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Metro Parks unveils Cascade plan

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ELYRIA — Cascade Park, under the direction of the Lorain County Metro Parks, will give residents a place to walk, bike and enjoy the natural beauty of the area.

The rock formations, waterfalls and river views will be the focal points of the historic park now under the control of the county agency. On Tuesday night, park officials unveiled the master plan for Cascade Park and how over the coming years attractions will be added to enhance visitors’ experiences.

Middle Enlargement North Enlargement South Enlargement

This comes 10 months after the 50-year deal inked between the city and Metro Parks went into effect with the park system taking over day-to-day park operations.

Metro Parks planning supervisor Don Kasych said he was very excited about the future of the park. Over the years, nature has tried to reclaim Cascade Park with river erosion, but plans to work around the new footprint are breathing new life into the park.

“We’re moving toward the future to celebrate the natural resources we do have at Cascade Park,” Kasych said Tuesday.

New observation decks, walking paths and picnic pavilions will be improved for visitors. A new amphitheater and 15,000- to 20,000-square-foot event center will open the park for community events and performances.

The Elyria Rotary Club, once interested in building an all-inclusive playground in Elywood Park, will now move its centennial celebratory park to Cascade Park.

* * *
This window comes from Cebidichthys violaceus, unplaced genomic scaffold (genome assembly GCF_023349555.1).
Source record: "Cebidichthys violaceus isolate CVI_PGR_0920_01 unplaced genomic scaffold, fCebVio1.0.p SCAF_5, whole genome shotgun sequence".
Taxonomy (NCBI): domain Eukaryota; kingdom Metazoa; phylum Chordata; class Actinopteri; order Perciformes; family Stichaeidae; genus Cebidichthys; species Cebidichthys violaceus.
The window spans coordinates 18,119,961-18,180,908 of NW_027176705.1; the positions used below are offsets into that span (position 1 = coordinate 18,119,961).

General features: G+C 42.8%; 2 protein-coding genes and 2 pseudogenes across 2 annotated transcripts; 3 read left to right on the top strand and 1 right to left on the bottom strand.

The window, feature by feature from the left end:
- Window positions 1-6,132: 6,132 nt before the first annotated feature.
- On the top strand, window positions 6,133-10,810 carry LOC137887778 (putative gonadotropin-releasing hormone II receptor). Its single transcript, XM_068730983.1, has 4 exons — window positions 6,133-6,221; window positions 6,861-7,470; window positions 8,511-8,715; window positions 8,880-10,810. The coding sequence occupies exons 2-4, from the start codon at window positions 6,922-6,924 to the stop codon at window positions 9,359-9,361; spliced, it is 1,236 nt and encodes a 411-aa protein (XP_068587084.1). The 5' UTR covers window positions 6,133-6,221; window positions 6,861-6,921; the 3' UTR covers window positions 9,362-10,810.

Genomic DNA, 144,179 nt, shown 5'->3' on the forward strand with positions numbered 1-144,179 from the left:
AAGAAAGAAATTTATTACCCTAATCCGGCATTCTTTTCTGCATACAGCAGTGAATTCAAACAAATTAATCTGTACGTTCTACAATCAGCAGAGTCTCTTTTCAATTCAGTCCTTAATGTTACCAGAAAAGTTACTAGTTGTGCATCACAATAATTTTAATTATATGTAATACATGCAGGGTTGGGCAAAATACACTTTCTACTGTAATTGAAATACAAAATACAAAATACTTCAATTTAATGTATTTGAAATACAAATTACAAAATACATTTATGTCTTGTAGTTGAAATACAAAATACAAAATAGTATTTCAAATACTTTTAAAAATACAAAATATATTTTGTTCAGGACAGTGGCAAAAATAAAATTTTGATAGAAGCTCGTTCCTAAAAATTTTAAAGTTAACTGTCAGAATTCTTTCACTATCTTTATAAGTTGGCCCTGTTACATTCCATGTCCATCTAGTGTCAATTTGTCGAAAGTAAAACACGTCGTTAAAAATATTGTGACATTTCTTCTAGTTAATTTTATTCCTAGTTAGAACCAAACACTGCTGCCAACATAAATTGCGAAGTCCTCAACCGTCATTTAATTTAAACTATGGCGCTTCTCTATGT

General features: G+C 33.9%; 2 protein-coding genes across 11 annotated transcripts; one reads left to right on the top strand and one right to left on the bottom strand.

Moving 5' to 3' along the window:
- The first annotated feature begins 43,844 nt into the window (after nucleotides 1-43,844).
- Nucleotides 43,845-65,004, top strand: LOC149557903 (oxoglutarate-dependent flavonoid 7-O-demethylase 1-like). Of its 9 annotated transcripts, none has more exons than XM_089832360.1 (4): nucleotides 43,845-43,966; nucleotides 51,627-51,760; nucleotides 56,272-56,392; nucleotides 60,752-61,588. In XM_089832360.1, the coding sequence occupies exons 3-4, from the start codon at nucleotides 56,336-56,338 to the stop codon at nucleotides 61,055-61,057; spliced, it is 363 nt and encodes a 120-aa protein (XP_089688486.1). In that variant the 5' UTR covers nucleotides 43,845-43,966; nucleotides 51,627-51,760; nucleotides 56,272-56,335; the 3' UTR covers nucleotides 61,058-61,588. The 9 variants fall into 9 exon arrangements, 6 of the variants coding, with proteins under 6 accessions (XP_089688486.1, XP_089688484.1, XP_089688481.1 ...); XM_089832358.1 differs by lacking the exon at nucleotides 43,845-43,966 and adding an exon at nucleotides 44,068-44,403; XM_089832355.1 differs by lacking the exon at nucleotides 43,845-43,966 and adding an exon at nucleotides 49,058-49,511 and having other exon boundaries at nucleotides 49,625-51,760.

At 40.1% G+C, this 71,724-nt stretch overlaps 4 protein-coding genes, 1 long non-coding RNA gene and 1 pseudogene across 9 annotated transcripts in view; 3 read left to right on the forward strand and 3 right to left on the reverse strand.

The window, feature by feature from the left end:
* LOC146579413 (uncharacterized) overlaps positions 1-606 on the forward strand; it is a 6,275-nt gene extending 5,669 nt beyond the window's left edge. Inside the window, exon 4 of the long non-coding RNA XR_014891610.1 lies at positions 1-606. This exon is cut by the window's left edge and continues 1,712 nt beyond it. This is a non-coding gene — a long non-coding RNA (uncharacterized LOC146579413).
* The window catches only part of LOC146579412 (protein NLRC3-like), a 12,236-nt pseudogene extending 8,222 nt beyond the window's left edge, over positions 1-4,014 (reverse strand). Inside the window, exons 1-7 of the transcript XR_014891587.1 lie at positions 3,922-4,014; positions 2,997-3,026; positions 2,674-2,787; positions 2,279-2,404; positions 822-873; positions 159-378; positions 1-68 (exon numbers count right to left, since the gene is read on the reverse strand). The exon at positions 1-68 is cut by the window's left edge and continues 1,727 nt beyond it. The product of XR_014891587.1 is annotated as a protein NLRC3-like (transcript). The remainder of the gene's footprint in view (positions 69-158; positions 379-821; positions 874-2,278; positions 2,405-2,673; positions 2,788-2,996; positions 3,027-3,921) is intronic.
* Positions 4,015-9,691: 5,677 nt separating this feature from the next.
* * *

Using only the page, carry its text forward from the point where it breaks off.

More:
The rock- and water-themed play area will be all inclusive to replace the current main play area. The water portion of the park will stop short of being a splash pad but will offer the kind of play experience that will leave children more than a little wet, said Metro Parks Director Jim Ziemnik.

“The experience of playing with water, stepping in water and getting wet is key to the development of all kids, because they all like to get wet,” he said. “This will be a great feature in the park, and we are happy the Rotary Club is looking to make this contribution.”

But the crowd at Elyria City Hall pushed back at one major planned improvement that extends into the Washington Avenue neighborhood situated between both Cascade and Elywood parks.

The Metro Parks hopes to construct a bridge over the Black River just south of the East Falls to Washington Avenue that will follow a new bike trail down to Elywood Park. A bike trail is not what some Washington Avenue residents want for their street.

“To have a bike zip past your driveway as you are trying to back out is pretty scary,” said longtime resident Bonnie Ivancic, a former 4th Ward city councilwoman.

Bill Bird, director of the Lorain County Historical Society, which has a pair of facilities on Washington Avenue, said the area is rich with history, including sandstone curbs and areas that date back centuries. The curb appeal, including the tree lawns, is important to the area.

Mayor Holly Brinda said the city shares the some concerns about disrupting the flow of the street.

“I walk that area. We all work that area, and there is the potential conflict with pedestrians and bike riders,” she said.

Ziemnik said nothing about the bike trail is set in stone, but the connectivity of the area is important.

“We think a lot of great things will happen at Cascade and Elywood, and the best thing about a master plan is we will keep a sense of flexibility and fluidity to make it better over time,” he said.




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